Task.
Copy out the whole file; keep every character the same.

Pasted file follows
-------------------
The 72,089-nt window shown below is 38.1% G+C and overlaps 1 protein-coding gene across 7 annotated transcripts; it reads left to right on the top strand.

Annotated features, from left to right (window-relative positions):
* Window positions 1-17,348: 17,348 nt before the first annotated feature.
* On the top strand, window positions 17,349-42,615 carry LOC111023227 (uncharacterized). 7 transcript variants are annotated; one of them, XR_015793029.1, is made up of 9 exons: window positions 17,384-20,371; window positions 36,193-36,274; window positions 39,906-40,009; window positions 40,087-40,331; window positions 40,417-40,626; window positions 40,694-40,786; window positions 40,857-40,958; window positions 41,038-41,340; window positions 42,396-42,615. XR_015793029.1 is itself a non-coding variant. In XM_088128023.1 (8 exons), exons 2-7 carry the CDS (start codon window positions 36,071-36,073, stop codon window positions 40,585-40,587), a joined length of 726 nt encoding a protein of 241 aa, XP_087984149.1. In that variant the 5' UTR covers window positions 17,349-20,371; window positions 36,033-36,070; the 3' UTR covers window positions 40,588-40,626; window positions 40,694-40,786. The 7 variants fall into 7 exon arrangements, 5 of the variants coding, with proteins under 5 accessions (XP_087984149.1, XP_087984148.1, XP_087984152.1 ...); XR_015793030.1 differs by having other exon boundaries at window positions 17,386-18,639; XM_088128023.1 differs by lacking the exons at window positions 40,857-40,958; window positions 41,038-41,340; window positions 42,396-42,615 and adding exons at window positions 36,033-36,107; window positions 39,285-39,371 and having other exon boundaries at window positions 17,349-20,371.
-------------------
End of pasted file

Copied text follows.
The 72,089-nt window shown below is 38.1% G+C and overlaps 1 protein-coding gene across 7 annotated transcripts; it reads left to right on the top strand.

Annotated features, from left to right (window-relative positions):
* Window positions 1-17,348: 17,348 nt before the first annotated feature.
* On the top strand, window positions 17,349-42,615 carry LOC111023227 (uncharacterized). 7 transcript variants are annotated; one of them, XR_015793029.1, is made up of 9 exons: window positions 17,384-20,371; window positions 36,193-36,274; window positions 39,906-40,009; window positions 40,087-40,331; window positions 40,417-40,626; window positions 40,694-40,786; window positions 40,857-40,958; window positions 41,038-41,340; window positions 42,396-42,615. XR_015793029.1 is itself a non-coding variant. In XM_088128023.1 (8 exons), exons 2-7 carry the CDS (start codon window positions 36,071-36,073, stop codon window positions 40,585-40,587), a joined length of 726 nt encoding a protein of 241 aa, XP_087984149.1. In that variant the 5' UTR covers window positions 17,349-20,371; window positions 36,033-36,070; the 3' UTR covers window positions 40,588-40,626; window positions 40,694-40,786. The 7 variants fall into 7 exon arrangements, 5 of the variants coding, with proteins under 5 accessions (XP_087984149.1, XP_087984148.1, XP_087984152.1 ...); XR_015793030.1 differs by having other exon boundaries at window positions 17,386-18,639; XM_088128023.1 differs by lacking the exons at window positions 40,857-40,958; window positions 41,038-41,340; window positions 42,396-42,615 and adding exons at window positions 36,033-36,107; window positions 39,285-39,371 and having other exon boundaries at window positions 17,349-20,371.